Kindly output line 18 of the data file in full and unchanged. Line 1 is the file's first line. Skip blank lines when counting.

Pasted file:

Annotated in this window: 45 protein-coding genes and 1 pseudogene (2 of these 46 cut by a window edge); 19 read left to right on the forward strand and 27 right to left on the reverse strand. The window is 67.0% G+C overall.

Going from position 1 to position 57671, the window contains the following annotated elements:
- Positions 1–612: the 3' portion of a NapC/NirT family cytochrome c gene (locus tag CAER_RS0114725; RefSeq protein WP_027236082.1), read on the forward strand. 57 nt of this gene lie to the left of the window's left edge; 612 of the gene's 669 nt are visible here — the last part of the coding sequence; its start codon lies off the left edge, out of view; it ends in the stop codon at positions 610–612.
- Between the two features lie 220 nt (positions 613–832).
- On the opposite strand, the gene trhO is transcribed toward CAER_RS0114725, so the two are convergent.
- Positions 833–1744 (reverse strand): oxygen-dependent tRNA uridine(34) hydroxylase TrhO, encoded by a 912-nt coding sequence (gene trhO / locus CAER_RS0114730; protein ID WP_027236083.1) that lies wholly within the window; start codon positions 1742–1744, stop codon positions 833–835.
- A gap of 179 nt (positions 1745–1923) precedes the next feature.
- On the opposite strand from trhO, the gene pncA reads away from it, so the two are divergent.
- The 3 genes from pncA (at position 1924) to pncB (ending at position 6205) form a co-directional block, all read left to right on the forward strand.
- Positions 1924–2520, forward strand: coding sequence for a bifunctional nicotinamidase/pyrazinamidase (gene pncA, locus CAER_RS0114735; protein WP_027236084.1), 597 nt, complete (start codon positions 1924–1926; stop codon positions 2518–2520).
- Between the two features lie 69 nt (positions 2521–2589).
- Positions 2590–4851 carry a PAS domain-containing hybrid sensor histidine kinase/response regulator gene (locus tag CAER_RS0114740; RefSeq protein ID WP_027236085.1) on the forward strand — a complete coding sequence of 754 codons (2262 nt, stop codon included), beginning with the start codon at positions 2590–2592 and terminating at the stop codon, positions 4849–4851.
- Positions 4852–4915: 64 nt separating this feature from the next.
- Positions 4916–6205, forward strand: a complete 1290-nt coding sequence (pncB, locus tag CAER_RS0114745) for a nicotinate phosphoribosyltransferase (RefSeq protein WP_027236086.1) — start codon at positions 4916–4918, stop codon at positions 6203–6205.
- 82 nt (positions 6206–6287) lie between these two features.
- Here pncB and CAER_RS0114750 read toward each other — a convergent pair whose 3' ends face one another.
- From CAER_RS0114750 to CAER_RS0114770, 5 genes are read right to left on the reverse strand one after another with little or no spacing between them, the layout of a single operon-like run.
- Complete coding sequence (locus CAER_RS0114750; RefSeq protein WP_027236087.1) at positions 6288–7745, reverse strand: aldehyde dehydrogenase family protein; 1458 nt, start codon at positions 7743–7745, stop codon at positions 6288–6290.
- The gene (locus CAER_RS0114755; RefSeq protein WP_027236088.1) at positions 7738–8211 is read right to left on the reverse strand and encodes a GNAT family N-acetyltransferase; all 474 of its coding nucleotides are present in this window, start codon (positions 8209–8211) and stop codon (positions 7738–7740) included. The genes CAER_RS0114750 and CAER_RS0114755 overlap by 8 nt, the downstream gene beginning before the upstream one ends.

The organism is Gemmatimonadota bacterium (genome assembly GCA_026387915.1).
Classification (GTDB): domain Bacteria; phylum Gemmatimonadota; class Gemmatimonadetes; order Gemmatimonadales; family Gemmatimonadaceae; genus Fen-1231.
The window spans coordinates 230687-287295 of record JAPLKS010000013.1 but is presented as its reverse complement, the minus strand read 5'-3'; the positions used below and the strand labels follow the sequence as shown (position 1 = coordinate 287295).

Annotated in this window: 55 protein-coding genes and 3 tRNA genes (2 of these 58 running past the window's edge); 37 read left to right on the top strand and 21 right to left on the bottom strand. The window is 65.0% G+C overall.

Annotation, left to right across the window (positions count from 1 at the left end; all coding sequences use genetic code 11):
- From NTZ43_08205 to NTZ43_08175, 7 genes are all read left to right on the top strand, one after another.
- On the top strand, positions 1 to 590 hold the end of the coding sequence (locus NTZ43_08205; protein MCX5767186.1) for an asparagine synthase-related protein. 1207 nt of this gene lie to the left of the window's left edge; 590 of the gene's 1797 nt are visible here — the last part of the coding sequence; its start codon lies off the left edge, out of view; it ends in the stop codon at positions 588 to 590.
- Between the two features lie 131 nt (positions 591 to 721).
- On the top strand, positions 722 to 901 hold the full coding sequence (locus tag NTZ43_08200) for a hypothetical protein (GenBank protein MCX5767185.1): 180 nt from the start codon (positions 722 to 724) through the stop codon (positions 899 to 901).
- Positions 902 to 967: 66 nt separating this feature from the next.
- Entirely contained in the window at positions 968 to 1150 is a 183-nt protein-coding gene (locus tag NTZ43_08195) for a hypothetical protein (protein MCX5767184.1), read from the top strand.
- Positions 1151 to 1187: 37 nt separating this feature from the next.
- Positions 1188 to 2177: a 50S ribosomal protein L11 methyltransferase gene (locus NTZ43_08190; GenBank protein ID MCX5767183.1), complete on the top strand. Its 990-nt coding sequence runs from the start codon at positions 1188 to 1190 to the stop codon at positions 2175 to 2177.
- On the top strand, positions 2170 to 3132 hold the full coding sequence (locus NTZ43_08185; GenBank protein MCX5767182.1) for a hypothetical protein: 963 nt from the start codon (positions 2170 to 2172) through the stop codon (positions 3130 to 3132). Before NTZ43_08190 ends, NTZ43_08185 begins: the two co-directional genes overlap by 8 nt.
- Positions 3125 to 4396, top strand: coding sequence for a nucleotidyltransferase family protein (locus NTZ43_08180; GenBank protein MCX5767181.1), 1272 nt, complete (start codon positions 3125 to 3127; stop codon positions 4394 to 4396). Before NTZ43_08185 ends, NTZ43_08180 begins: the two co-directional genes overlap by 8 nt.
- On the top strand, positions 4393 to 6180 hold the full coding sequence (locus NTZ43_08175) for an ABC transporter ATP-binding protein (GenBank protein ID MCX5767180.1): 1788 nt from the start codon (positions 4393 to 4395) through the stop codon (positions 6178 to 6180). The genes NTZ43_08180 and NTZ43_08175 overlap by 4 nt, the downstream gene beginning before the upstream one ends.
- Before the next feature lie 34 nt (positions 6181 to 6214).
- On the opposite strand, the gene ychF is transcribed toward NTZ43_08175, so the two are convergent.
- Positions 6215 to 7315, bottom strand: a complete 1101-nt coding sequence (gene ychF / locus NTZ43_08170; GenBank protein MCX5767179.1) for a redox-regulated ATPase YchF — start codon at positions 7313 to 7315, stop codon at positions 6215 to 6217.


- Complete coding sequence (locus CAER_RS0114750; RefSeq protein WP_027236087.1) at positions 6288–7745, reverse strand: aldehyde dehydrogenase family protein; 1458 nt, start codon at positions 7743–7745, stop codon at positions 6288–6290.